Jack served as an Army medic during the Korean War from 1951 to 1952, and was stationed in Osaka.
Aside from his recent health troubles, the retired long-haul trucker also needs hearing aids. Sandy said the couple was unable to get them from the Portland VA Medical Center because Jack doesnt have documentation that he suffered hearing loss during the war.
She said, I tried so many times to get him in for his knees, vision and hearing, but I gave up.
Abels referred Jack to the Gresham Senior Center where he had an appointment to fill out more paperwork for hearing aids, and is still waiting to hear back.
Sandy offered tours to show the work volunteers had accomplished in one day. People were still stopping by the house to finish odd jobs.
First was a wall in the living room, once covered in burlap wallpaper and 20 years worth of kitty scratches.
Its been like that for four years, Sandy said.
On Saturday, eight young women from the church group sanded the wall down and primed it. Next week someone will come by and paint it a fresh coat of country cream.
In the backyard, Navy men helped build a new deck, so Jack no longer has to step down to a slab of concrete. They also replaced old, rotted deck boards, and built a step down to the grass.
Trees and hedges were trimmed and shaped. A huge mess of blackberry bushes was removed. Garden beds, dead and rotted, were taken out, and the soil was re-tilled.
In the front yard, the church volunteers edged the front lawn with bricks that werent being used in the Lowes backyard.
The couple had quite a bit of extra lumber volunteers used to put up portions of a new fence, while Home Depot covered a majority of other expenses and supplies. The Navy guys brought the tools.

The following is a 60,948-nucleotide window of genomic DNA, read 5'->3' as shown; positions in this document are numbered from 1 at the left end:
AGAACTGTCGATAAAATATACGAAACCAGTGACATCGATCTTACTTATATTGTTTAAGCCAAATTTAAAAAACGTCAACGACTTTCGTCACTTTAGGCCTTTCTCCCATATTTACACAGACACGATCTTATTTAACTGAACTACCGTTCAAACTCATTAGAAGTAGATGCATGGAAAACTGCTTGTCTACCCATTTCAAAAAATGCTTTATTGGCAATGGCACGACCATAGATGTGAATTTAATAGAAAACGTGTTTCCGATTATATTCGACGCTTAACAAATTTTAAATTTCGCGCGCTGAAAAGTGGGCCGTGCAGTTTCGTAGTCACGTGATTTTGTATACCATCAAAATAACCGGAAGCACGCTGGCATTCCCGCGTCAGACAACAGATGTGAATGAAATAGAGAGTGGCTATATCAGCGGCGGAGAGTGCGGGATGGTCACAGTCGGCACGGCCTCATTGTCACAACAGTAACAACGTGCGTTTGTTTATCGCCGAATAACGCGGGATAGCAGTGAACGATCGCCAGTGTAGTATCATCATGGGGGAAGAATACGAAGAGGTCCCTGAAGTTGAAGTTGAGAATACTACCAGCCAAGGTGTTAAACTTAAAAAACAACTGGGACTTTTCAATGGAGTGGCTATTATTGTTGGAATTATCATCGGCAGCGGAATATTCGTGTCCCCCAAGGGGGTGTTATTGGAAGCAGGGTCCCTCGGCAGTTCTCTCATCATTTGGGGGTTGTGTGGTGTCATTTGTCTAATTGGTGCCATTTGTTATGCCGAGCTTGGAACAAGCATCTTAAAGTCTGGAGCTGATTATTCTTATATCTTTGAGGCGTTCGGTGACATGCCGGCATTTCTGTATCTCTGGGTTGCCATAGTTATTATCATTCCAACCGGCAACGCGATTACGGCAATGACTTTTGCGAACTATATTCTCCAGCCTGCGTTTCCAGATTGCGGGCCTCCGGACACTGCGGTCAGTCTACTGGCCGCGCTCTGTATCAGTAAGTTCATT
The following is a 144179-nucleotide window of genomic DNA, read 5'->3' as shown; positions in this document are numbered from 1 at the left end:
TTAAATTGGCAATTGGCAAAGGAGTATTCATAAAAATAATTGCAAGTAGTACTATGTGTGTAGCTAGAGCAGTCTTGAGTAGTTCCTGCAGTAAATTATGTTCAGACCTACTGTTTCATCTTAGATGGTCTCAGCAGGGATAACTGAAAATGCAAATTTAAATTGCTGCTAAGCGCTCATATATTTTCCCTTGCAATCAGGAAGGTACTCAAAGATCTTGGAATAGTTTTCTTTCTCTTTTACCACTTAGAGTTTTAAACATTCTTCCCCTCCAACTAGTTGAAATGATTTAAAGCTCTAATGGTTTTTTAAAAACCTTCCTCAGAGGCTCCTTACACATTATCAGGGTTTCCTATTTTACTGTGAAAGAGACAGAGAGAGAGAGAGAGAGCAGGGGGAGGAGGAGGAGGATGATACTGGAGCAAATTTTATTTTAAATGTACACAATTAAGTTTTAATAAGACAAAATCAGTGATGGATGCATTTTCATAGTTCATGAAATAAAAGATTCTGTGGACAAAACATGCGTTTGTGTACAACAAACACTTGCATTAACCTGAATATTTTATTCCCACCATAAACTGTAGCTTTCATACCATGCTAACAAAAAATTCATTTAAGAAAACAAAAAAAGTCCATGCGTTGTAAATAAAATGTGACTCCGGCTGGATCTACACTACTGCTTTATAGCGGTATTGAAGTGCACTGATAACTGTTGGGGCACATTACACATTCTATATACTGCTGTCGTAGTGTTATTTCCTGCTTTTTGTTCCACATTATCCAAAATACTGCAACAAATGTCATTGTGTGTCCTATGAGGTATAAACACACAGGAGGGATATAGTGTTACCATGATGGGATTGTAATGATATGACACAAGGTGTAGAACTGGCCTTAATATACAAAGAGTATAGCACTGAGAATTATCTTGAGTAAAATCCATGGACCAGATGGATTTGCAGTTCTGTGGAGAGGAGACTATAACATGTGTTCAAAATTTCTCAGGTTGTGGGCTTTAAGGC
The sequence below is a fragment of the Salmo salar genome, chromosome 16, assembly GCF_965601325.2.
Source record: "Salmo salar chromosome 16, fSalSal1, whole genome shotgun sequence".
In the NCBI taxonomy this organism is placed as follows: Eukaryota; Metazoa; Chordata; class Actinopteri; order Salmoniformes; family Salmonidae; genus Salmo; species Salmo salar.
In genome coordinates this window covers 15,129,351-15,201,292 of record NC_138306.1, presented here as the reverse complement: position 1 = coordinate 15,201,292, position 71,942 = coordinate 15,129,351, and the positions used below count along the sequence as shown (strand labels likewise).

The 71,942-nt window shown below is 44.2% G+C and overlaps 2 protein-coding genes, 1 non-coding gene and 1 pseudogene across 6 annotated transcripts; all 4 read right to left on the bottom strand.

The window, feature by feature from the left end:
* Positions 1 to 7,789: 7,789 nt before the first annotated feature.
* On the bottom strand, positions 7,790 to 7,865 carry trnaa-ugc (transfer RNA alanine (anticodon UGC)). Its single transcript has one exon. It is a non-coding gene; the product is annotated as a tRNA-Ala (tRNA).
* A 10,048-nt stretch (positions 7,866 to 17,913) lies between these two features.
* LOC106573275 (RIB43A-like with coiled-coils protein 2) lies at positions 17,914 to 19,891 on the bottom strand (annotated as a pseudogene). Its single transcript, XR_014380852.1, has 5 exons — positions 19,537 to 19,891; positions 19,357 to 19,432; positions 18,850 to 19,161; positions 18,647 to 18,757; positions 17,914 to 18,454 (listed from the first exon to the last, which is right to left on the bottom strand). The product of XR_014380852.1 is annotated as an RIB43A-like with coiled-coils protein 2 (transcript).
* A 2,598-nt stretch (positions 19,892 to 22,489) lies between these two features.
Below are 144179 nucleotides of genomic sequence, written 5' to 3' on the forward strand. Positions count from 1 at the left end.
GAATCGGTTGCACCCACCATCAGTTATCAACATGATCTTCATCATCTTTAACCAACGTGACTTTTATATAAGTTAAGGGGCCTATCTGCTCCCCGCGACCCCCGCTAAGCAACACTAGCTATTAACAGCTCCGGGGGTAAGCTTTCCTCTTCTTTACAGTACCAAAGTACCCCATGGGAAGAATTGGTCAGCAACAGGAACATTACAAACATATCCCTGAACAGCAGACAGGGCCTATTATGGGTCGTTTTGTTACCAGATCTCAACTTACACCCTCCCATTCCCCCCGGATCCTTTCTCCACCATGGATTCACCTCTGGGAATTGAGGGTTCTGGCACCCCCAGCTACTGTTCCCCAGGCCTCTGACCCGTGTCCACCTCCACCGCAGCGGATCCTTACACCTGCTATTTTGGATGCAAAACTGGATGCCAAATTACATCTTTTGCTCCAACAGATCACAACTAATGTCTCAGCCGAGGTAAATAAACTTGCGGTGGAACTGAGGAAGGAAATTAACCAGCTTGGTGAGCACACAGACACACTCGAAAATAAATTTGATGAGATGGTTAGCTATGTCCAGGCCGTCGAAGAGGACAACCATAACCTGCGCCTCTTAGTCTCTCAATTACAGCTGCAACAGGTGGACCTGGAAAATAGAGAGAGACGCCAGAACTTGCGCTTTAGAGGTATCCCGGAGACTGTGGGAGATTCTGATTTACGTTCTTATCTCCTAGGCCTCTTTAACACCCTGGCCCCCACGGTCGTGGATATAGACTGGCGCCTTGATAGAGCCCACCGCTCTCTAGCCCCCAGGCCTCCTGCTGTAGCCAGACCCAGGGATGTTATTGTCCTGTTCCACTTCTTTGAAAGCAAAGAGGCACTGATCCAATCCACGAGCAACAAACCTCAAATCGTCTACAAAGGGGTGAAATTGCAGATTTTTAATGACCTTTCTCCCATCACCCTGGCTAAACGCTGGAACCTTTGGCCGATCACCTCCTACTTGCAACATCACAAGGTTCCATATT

Volunteers cleared brush from along side of the house, which was overgrown with weeds, bushes and dead flowers.
Dirty patios were cleaned with a pressure washer. Weed killer was sprayed on the fresh-cut lawn and gravel driveway, and mulch was spread around Sandys stone lawn ornaments.
Abels said workers accomplished in four hours what would have taken one person eight hours a day for a whole month to do.
Its pretty amazing what a community can do if we all work together, he said, Separate from the politics and all the nonsense.
Its just wonderful, Sandy said, teary-eyed as she walked through her neat and tidy backyard. You dont hear of people doing stuff like this anymore. We never asked for any of this.
At the end of the day, men from the Navy presented Jack with a Navy flag and an American flag, which is now raised and flying on the side of the Lowes house.
Jack, who is walking with a cane, sat in the living room while his wife graciously told their story. He still hasnt received his hearing aids, but he smiled and chimed in from time to time.
Later when I asked him about the whole ordeal, he said, It was really a surprise. It came at just the right time because we were in need of it.Add a comment